If you find that you’re struggling to get through to the interview stage it could be because your CV isn’t up to scratch.
This is especially true if you hold all the skills, qualifications and experience the company is advertising for. To narrow down the problem you may be experiencing with your CV, here are 3 reasons why your CV is getting rejected.
A mistake on your CV can come in many different forms. The most common and obvious one to avoid is with your spelling and grammar. Just the one small spelling mistake could result in rejection, and although it may seem harsh it’s completely understandable.
The hiring manager is looking for someone with impeccable accuracy and an eye for detail. If you are not diligent enough to spot this simple mistake then maybe you’re not the right candidate. So avoid this type of silly mistake and make sure you and a friend check your CV once completed.
There are also mistakes which are not as easy to recognise and come in the form of formatting. For instance, if you have the text too close to the edge it will look odd. The same can be said for if you have your text too far away from the edge. So choose a sensible distance in proportion to your font size and style.
When it comes to font style and size it’s important to stick with something relatively safe if you’re unsure. The most obvious are Times New Roman and Arial, but you can also choose Garamond, Cambria and Georgia. The size of your font should also be easy to read, but not too large. Around 12 should be about right, but it really does also depend on the style you’ve chosen and your page margins.
Another easy mistake: be wary of making a mistake with the alignment and spacing of your CV. Each section should be clearly indicated with a title and separated accordingly. Avoid bunching up your text and opt for bullet points to list certain items – tasks, skills, and so on. As with your margins try not to leave too big of a gap between your sections.
Finally, don’t plagiarise! It might be very tempting to copy someone else’s CV off the web but if an employer runs a quick plagiarism check, this is likely to lose you the interview. Sure, use example CVs to guide and inspire you, but never copy and paste word for word. If you’re not sure whether you’ve made this faux pas, run your CV through a plagiarism scanner before you send it off. Try www.clonewolf.com, www.plagiarismchecker.net or smallseotools.com.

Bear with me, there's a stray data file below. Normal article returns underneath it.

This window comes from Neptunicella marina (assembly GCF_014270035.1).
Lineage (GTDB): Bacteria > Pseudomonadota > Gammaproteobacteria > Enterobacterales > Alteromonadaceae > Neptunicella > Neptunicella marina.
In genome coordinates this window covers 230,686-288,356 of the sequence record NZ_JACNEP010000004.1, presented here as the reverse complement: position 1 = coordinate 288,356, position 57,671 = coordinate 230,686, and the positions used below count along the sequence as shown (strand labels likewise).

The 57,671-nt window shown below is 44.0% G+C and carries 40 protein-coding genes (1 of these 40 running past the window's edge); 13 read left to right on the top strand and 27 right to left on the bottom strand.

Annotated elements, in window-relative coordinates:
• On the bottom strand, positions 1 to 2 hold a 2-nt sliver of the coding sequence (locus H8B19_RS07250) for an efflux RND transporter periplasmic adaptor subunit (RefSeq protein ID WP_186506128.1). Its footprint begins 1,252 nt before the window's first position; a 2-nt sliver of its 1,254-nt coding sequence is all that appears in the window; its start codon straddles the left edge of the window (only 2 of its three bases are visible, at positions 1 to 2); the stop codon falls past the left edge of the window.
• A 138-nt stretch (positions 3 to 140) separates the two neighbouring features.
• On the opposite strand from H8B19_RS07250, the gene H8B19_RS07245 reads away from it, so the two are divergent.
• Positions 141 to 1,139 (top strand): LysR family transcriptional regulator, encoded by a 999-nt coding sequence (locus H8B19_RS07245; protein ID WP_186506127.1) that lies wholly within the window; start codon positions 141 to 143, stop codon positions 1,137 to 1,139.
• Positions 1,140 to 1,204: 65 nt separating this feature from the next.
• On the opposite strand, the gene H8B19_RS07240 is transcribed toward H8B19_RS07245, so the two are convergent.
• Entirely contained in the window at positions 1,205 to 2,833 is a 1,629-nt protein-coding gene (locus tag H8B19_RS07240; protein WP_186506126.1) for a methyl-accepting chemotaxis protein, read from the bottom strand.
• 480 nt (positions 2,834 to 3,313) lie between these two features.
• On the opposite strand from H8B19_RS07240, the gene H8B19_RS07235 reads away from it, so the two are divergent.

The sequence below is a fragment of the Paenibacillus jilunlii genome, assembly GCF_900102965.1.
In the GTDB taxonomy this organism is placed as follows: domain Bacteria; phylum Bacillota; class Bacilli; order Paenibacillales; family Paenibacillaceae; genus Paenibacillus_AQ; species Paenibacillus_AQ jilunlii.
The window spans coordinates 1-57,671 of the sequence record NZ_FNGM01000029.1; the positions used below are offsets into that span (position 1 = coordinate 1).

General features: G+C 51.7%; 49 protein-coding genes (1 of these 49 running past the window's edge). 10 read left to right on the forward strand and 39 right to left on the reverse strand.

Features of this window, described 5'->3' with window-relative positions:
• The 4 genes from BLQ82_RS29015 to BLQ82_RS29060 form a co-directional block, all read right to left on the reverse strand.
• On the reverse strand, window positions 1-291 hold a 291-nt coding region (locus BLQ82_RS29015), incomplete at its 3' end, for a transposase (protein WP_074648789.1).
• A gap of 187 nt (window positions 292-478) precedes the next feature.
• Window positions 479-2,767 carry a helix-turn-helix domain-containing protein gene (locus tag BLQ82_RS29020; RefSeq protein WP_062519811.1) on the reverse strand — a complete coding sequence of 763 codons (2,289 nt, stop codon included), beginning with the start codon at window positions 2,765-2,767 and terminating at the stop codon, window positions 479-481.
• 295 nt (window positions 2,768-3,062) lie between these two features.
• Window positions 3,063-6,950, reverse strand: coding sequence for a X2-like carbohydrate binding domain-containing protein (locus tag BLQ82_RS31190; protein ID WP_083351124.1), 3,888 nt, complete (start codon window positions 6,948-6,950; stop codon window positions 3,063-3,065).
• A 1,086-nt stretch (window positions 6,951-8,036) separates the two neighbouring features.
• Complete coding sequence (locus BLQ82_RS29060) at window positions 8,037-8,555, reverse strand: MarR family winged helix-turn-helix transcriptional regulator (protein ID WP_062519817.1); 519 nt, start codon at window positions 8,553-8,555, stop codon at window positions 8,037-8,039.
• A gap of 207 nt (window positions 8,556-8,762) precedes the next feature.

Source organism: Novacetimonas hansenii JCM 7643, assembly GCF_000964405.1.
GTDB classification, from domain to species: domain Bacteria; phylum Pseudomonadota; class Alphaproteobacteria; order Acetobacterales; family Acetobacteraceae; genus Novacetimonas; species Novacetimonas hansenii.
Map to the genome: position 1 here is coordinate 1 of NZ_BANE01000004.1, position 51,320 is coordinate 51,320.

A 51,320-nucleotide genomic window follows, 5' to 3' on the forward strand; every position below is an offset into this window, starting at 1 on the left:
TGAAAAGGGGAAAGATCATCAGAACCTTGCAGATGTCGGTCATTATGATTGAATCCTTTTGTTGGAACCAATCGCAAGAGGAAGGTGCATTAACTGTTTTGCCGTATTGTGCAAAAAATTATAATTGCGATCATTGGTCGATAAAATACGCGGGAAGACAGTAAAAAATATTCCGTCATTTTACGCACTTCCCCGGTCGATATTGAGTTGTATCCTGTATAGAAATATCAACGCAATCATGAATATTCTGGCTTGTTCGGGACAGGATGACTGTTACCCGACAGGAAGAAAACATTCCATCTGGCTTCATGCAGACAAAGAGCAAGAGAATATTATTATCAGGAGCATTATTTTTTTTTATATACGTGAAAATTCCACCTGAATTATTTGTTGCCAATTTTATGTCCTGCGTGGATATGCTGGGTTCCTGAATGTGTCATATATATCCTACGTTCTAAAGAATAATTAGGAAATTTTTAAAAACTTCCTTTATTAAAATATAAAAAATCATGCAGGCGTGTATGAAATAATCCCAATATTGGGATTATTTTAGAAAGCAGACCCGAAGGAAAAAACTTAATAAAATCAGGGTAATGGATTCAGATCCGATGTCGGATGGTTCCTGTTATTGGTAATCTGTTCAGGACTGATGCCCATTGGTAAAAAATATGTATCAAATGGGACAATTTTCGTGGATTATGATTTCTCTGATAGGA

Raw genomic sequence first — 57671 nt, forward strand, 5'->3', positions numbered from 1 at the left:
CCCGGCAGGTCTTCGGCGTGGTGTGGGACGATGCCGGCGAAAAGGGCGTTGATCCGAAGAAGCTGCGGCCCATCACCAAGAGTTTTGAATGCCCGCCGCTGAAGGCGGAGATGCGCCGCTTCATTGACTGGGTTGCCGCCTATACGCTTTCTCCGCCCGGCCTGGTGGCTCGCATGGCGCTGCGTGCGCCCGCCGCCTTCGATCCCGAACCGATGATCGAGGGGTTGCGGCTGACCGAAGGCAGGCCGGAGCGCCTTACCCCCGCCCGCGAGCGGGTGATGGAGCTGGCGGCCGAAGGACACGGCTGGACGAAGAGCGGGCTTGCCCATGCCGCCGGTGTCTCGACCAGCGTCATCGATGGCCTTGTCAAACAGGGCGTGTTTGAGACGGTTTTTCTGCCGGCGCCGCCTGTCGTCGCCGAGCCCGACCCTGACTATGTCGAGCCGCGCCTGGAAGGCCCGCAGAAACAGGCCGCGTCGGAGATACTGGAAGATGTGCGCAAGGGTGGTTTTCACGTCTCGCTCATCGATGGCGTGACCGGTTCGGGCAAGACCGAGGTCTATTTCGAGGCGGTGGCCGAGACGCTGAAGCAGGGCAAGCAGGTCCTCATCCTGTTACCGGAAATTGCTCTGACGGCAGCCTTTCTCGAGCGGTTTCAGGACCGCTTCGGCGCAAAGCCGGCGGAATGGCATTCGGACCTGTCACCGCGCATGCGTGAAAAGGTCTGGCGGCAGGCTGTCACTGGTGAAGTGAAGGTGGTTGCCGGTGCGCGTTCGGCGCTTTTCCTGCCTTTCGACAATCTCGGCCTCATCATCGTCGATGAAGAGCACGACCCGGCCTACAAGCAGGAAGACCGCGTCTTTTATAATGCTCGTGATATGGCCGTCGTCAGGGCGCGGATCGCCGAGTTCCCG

Your CV isn’t for them
Writing a CV for you is the wrong approach. You should always write a CV for the employer and nobody else. But what do we mean by this?
Custom writing and tailoring your CV to the role and the company is the key to getting an interview. Even if you are not the highest qualified candidate you are still likely to make it further. This is because you’ve attempted to address what the company has requested, which is surprisingly quite rare.
The most common approach to CV writing is to simply list down all the previous jobs including tasks, all the skills and qualifications, education and so on. This entire career history is of no interest to the employer, and you shouldn’t force them to try and figure out what you can offer.
Start your CV again from scratch and read the job advert. In addition, do further research on the company to find out what they do and who their customers are. What are the current market trends? What skills have they requested in the job advert? What product do they sell? What do they want from me?
Put yourself in the shoes of the employer and think about what you’d want to read when reviewing a CV. Only then can you truly write the perfect CV that will push you forward to the next stage – the job interview!
Tailor your CV. Look at the company’s website and social media accounts, look to see if they’ve recently been mentioned in the local press and use the job advert to make sure your CV is targeted to the role and employer.
Now that you’ve created a CV that is completely tailored around what the company is looking for, there is one more vital step. Your performance, achievements and results must be clearly explained and demonstrated.
Most applications fail to prove to the employer that they are capable of great things. This is because they only tell the hiring manager what they can do, and miss out the important part – the evidence. Now, unfortunately they still have to take your word for it even if you do explain how you performed, but this is a far more credible CV than the first option.
There are lots of ways you can include your performance in your CV. First of all you can create a new section titled – ‘Achievements and awards’. Within here you can put down any noteworthy achievements. Here are some examples:
- Employee of the month – August, September, December – 2019
- Aftersales excellence award 2017
- Regional sales winner – 2014
- Law teacher of the year – 2016
- Law practice management award – 2019
You should also aim to demonstrate your past performances by quantifying your statements. Here are two examples for your CV:
‘I achieved more sales than anyone else in the company.’
‘I sold a total of 312 network packages in 2019, which was the highest of any sales executive’
The second example is the clear winner as it takes the ‘show, don’t tell’ approach to CV writing. By providing actual numbers you are more likely to convince the hiring manager of your credentials.
Another great way to demonstrate your abilities is through a portfolio. This may however be mandatory for certain industries like acting and modelling, but for those that aren’t you can surprise the employer.
Take the initiative and create a stand out and stand alone application. Put together a portfolio of your achievements – either physical or online. Post your portfolio or even take it into the office along with your CV. Include anything deemed necessary to prove your worth – pictures, videos, drawings, advertising campaigns, graphs, charts, blueprints, and so on.